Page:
I often get my blog inspiration from all of the education news and teacher sharing that comes pouring into my computer every day. It surprises no one who knows me that reading is my breathing in and writing my breathing out. I can’t imagine it any other way. It’s all like fresh air to me.
This week’s inspiration came from an article I read about the new way of teaching vocabulary—by teaching and making students memorize Latin and Greek root words and affixes. Wait! New? I remember that from the dark ages when I went to school back in Raytown, Missouri. That then got me thinking about vocabulary instruction in general, and as always, book reading.
Almost every professional article I read includes one or more words that remind me of a term that I was supposed to have learned in a high school English class. I have actually encountered many of those terms in my reading in the intervening 50 years. My response is usually. “OH! I recognize that term, wait…it’s something like…” while I am carefully scanning, often successfully, the sentences in which they occur for clues about their meanings.
By the way, this week’s encounter in my reading was the word indefatigable. Surely you remember that one! Prefixes: IN (not) and DE (negation) then the root FATIG (like fatigue) and a suffix, ABLE (tending to) for a meaning of untiring, tenacious, never giving up. Okay, I looked it up! I had to. All that prefix/suffix stuff didn’t do me much good. And yes, I looked it up online, which is sooo much easier than dragging out the old Webster’s Collegiate Dictionary.
All this to say, that evidently educators are still trying to teach rich and powerful vocabulary in what I consider the least rich and almost completely disempowering ways…like the way I was taught.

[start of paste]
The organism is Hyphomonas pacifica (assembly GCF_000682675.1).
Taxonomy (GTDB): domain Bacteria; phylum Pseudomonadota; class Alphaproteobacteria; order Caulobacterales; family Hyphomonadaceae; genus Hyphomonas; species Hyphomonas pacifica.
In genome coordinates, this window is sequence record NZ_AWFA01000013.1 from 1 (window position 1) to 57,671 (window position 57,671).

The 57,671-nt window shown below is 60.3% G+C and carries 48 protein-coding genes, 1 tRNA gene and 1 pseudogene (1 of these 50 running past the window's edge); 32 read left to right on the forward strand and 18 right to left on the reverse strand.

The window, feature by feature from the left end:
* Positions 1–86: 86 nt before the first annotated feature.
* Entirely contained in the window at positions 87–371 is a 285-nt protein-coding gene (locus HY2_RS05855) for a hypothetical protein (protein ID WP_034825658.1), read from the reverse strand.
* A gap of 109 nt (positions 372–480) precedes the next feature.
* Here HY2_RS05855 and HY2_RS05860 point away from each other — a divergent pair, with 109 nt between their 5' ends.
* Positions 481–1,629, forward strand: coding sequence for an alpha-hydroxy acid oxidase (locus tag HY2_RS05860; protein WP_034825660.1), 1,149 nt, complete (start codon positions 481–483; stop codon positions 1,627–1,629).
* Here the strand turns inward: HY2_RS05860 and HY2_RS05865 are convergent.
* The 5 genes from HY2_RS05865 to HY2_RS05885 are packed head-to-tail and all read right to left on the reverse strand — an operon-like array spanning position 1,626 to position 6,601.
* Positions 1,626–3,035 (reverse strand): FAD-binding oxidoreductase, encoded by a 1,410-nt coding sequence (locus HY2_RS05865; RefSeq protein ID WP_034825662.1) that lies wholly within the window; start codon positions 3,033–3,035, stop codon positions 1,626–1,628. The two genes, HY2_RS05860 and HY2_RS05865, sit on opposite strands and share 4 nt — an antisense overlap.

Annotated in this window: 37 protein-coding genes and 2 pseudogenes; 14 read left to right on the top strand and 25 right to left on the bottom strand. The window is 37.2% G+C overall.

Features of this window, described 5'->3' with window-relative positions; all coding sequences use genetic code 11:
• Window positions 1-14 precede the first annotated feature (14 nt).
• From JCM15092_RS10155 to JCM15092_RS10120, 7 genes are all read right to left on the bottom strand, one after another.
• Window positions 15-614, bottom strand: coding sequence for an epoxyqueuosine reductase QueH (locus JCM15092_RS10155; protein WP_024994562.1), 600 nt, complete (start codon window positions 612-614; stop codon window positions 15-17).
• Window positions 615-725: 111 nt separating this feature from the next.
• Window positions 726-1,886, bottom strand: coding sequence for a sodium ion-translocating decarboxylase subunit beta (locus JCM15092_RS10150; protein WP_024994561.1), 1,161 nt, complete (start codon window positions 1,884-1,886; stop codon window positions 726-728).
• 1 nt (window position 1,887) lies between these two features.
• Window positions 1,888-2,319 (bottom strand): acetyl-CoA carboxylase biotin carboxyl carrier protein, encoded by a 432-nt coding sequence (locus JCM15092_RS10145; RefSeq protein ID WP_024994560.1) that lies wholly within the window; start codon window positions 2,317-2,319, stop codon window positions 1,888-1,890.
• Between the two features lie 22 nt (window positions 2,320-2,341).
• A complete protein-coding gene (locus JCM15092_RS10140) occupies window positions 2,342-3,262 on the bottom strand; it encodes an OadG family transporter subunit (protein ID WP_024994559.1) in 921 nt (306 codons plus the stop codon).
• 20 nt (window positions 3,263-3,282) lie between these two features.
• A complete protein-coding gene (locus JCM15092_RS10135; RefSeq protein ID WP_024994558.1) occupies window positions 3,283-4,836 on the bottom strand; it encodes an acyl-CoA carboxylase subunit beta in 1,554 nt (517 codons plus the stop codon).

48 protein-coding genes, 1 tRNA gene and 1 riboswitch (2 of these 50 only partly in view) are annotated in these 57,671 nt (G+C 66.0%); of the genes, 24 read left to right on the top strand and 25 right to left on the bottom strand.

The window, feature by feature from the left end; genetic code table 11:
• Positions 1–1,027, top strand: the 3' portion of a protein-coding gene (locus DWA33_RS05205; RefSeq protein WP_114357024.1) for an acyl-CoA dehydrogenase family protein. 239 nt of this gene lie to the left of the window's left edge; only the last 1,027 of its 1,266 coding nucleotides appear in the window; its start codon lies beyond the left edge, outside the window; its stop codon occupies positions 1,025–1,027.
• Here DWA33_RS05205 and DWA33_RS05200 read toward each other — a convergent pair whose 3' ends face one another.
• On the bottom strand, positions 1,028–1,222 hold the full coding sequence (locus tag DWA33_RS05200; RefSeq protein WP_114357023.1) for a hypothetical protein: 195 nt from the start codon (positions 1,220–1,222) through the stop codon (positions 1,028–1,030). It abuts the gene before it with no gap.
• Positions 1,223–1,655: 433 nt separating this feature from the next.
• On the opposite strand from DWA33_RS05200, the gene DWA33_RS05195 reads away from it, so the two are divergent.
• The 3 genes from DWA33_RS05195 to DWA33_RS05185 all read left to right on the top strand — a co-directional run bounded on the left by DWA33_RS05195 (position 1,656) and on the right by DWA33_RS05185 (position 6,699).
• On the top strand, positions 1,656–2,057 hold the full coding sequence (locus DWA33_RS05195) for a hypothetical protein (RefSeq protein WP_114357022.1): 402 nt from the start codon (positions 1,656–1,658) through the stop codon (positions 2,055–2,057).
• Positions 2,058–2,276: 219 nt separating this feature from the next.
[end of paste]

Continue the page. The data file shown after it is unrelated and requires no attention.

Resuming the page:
The research of which I am aware (and which also rings totally true to my life experience) indicates that the very best, most memorable and most rewarding personal vocabulary development comes not from rote learning of words (and word parts) selected by someone else, but from the joyful reading of really good books with powerful language in them. It is during that reading where knowing a word’s meaning becomes personally important. It is during that personally selected book reading that reflection upon the author’s craft in making word choices that totally light us up, or drives home a point or makes our hearts go pitty-pat that learning words takes on a significance well beyond getting 100 percent on a test. And that significance still works for me now, 50 years after I received my last A in English.
Strong vocabulary is showcased where the power of word choices an author makes is totally on display as absolutely great words to use in the book currently in hand. The author chose each word as she was writing, and shaping her message for her selected audience’s personally important purpose in reading in the first place.
I’m not naïve enough to believe we’ll ever shake the 20-word vocabulary memorization list. However, I am totally prepared to defend …indefatigably even…a dedication first to teach kids to pick really great books to read, that perfectly reflect their personal tastes and interests and then to offer them abundant time to read them.
THAT will result in vocabulary development that prepares kids to fully understand the unfolding world they will encounter and to fully express themselves in it.